Thursday, October 11, 2007

Analysis: Maoists plan new strategy

Published: Oct. 10, 2007 at 11:40 AM
By KUSHAL JEENA
UPI Correspondent

NEW DELHI, Oct. 10 (UPI) -- India’s Maoists, in a bid to regroup, are moving their fighters from states where they are strong to those in which they have been weakened.

“The Maoist rebels, who have of late suffered large-scale depletion in states like Andhra Pradesh, Orissa, Bihar and Madhya Pradesh, have begun bringing in platoons of activists from Jharkhand and Chhattisgarh to regroup the organizational structure in the provinces where they have been weakened,” said K. Srinavas Reddy, a Hyderabad-based expert on the Maoist movement in India.

Intelligence and security agencies in states that have launched successful offensives against the rebels say they have information about the new strategy and are keeping a close watch on rebel activities. Security agents are sharing information with interior ministries of states in which there has been an influx of rebel fighters.

“The latest move of the Maoists in Andhra Pradesh would boomerang on the rebels because the presence of outsiders will not go down well with the native tribals and they will stop cooperating with them,” said Jitendra, deputy director general of police of Vishakapatnam district, in Andhra Pradesh, from where security forces successfully chased out rebels.

“The tribals may not be cooperating with the police but now they have also stopped helping the Naxalites as they feel the outsiders will only increase if they receive support,” Jitendra, who goes by only one name, said.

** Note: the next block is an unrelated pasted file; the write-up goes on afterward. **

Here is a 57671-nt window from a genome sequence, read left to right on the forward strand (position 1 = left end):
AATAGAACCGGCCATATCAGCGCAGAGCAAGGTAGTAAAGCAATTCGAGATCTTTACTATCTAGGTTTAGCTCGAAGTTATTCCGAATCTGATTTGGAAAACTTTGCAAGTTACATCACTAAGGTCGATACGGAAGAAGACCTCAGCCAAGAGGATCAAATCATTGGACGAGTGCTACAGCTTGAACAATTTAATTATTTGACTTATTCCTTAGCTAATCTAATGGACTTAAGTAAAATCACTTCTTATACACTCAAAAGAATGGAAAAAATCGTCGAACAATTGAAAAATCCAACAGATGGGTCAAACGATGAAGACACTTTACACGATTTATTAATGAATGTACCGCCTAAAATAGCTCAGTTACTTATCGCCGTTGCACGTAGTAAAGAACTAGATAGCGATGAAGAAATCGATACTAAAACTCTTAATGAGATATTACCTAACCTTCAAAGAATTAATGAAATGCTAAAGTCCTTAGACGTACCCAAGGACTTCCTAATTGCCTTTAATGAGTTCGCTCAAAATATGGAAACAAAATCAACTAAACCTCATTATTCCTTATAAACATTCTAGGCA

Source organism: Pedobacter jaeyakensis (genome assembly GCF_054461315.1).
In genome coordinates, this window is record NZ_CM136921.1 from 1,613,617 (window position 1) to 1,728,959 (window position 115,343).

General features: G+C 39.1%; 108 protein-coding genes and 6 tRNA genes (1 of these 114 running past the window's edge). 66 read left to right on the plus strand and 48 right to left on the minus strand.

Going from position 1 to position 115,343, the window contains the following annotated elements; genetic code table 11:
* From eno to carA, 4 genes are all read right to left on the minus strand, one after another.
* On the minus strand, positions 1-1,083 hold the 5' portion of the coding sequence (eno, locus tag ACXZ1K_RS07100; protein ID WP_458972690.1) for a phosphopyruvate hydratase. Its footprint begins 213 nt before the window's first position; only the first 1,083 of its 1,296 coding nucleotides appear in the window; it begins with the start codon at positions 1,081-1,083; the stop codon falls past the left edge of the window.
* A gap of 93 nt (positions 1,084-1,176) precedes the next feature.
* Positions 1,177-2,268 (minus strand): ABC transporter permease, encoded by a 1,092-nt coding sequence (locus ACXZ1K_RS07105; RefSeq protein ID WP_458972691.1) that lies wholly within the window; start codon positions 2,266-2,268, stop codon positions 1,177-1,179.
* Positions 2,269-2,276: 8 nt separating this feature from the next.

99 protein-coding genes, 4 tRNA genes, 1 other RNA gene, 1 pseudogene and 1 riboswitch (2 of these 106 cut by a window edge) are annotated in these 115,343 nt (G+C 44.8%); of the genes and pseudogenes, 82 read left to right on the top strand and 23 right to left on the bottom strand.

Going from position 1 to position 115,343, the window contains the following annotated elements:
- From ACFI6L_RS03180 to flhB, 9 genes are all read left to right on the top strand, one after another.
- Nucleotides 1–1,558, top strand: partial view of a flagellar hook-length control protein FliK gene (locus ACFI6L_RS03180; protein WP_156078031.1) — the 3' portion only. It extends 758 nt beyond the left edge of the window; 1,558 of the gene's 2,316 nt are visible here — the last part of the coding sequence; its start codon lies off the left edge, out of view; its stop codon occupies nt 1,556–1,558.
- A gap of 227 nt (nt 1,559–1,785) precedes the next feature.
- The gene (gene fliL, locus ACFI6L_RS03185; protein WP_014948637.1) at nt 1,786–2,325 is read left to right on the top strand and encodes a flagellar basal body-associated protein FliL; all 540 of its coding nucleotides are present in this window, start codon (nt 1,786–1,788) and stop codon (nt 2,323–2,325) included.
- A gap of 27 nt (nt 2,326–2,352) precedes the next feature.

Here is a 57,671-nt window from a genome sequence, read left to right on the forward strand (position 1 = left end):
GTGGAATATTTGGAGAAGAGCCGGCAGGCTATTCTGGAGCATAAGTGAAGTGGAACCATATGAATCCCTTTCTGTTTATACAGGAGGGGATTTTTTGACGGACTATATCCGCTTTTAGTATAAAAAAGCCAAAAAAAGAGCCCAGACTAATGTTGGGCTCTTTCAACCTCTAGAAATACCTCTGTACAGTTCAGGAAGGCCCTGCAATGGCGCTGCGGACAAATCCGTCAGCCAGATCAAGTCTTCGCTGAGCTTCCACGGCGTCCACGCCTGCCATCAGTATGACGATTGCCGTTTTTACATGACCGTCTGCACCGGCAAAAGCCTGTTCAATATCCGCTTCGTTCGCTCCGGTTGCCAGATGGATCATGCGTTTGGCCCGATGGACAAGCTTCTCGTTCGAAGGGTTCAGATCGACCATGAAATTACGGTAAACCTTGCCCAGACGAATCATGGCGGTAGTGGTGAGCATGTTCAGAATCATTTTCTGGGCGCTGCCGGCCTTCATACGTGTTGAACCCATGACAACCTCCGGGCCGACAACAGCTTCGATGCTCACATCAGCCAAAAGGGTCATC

Maoists are known as Naxalites in India, named for the region in West Bengal state where their movement began.

Intelligence agencies recently alerted all 13 rebel-hit states about rebel efforts to regroup in Andhra Pradesh, Orissa and Bihar. The agencies informed police in less-affected states that the movement of Maoists was noticed on the borders along Jharkhand and Andhra Pradesh.

Concerted government efforts have resulted in the killing of several top Maoist rebels and the arrest of many more, dealing a blow to the rebel movement that wants to set up a Maoist state across India.

The governments of Andhra Pradesh, Bihar and Madhya Pradesh say their strategy of tackling the rebels has yielded results.

“The police are well aware of the Maoist efforts to recruit and regroup,” said D. Tirumala Rao, deputy inspector general of the special intelligence branch. “While we continue with our present strategy due to which many top leaders have surrendered, we are devising new ways to check their fresh efforts.”

Top security, intelligence and police officials say forces say the surrender policy adopted by almost all rebel-hit states is transparent and the government fulfils promises made to surrendering rebels. They say except a few top leaders, almost all the second-rung leadership surrendered in Andhra Pradesh. In Bihar and Madhya Pradesh, the top leadership has either been killed or arrested.

The federal Interior Ministry recently formed a Naxal management division, headed by an additional secretary. The division reviews and monitors action plans drawn up by states to deal with the Naxal problem.

The head of the division has directed all officials under his jurisdiction to frequently visit rebel-hit states and make coordinated efforts to advise and guide state government officials to effectively deal with the issue. States have been asked to formulate action plans and fine-tune them to ensure they are effectively implemented.

The Maoist problem dominated the proceedings of a three-day conference of top police and intelligence officials organized by the Intelligence Bureau.

“Intelligence can be the most useful instrument in containing crime, violence and terrorism,” said Interior Minister Shivraj Patil.

He said the Naxal problem had become more difficult in some states, and a coordinated approach was needed to meet the challenge.

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